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PSD2 in GIF format, source: Medium

Smarter, Simpler Regulations

In the United States, regulators are still years behind their European counterparts. The challenge lies in crafting laws that remain relevant as the technology evolves over time. To avoid over-regulating the industry and creating never-ending work for themselves, US regulators should build a framework of principles and “best practices” for the industry. Without micromanaging the details, they must foster:

  • Ease of Connectivity: the adoption of a universal financial “language” that makes it easy for banks, customers, and fintech companies to share data using the same protocol
  • Safety: Security standards that prevent unauthorized parties from accessing customer data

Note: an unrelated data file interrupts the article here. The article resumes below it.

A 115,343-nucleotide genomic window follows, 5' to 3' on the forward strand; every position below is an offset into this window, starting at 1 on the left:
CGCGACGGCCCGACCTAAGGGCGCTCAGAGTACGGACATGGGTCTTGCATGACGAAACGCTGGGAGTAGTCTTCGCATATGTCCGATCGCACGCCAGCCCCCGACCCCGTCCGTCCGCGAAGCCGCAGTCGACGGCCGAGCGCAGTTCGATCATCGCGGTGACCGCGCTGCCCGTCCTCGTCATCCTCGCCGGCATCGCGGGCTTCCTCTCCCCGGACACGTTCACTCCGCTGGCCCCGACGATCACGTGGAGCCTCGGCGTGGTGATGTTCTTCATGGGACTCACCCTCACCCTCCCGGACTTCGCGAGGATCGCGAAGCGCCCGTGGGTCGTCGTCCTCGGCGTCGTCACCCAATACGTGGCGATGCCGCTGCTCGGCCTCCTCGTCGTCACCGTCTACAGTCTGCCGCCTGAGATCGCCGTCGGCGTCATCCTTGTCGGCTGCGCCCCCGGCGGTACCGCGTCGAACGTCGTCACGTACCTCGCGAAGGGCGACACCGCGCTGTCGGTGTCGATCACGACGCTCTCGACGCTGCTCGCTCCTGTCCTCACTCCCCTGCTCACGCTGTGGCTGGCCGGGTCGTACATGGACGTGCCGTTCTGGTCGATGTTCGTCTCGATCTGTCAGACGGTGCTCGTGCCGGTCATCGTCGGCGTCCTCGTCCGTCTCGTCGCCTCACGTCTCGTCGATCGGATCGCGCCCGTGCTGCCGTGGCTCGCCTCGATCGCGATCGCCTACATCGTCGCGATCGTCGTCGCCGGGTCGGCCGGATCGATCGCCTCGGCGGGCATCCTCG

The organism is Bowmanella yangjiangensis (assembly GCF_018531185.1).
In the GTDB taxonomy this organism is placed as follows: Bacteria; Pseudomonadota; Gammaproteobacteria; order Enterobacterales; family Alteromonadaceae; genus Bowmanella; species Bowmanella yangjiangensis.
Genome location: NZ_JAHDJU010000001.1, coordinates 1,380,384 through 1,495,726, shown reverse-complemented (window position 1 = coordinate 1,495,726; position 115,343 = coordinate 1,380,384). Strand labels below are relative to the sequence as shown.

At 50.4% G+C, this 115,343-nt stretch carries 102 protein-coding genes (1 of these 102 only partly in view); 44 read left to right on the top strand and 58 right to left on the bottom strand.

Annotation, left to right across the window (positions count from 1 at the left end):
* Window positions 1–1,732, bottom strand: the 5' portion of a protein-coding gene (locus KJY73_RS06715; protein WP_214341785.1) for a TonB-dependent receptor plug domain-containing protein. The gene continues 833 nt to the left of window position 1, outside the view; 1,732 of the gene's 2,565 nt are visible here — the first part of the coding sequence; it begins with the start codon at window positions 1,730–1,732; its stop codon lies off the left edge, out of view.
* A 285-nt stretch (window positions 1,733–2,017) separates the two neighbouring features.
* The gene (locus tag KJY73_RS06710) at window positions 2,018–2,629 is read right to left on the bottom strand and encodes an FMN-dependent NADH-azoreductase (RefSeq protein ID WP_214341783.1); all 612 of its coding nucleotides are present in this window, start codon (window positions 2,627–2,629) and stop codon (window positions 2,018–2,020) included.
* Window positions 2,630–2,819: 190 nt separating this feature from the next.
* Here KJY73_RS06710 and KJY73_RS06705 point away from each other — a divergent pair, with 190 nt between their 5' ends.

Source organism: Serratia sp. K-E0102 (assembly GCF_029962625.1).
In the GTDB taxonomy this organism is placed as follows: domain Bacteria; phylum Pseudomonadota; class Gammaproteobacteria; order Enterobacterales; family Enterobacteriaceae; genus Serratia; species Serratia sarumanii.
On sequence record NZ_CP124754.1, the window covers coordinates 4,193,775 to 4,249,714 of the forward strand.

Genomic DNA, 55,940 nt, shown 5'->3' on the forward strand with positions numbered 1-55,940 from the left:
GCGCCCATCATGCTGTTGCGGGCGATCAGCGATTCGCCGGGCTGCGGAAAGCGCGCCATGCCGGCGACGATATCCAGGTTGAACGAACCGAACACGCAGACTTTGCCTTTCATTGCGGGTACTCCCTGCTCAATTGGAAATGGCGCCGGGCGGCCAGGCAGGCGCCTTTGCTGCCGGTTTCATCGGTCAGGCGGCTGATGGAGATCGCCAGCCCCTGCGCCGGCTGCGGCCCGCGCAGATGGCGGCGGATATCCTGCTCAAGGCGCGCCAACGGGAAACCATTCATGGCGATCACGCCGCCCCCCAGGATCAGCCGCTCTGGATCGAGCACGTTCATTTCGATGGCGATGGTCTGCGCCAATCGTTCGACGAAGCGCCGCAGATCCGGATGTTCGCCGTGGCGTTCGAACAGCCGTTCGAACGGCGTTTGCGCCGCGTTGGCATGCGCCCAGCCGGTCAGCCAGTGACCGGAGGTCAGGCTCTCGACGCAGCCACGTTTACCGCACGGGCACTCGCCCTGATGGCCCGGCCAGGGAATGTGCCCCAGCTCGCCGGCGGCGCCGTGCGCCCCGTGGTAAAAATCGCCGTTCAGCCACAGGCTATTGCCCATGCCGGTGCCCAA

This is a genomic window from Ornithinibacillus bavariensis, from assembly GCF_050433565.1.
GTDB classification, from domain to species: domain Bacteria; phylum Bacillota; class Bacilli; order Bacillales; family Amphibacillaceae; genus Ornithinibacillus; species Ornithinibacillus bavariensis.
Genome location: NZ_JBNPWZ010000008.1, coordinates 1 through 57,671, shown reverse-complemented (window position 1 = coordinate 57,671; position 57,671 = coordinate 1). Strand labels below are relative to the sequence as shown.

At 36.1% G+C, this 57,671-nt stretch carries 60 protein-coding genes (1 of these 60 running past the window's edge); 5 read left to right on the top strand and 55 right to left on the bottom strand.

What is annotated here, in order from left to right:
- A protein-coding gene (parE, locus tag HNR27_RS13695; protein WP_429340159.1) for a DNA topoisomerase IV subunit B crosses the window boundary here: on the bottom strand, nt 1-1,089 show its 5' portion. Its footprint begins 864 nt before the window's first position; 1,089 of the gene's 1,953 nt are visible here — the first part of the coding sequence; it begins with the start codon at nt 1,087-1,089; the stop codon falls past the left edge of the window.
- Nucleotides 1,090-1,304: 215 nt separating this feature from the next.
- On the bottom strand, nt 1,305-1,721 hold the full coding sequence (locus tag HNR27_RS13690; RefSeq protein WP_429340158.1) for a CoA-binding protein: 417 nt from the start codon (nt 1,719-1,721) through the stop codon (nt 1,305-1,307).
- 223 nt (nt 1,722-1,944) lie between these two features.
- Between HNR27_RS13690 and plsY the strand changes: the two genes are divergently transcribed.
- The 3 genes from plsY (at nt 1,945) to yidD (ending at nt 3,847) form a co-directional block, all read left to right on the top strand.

• Consumer Protection: Acceptable use of customer information and disclosures

Acting Fast

It is time regulators take a stance in this debate with simple, forward-facing legislation. If Silicon Valley and New York are to remain competitive as fintech hubs, they need legislation that remains relevant as the fintech sector continues to evolve.

Aggregation Wars, Part 3: The Opposition

In last week’s episode of Aggregation Wars, we covered the big banks’ lobbying effort to stop aggregation. This week, we profile the fintech companies who are fighting for aggregation and for the consumer’s right to access their financial data.

FinTech companies are forming an opposition party in the battle over aggregation. Some are familiar, and others are behind-the-scenes. Here’s who’s defending your data ownership:

The Companies You Know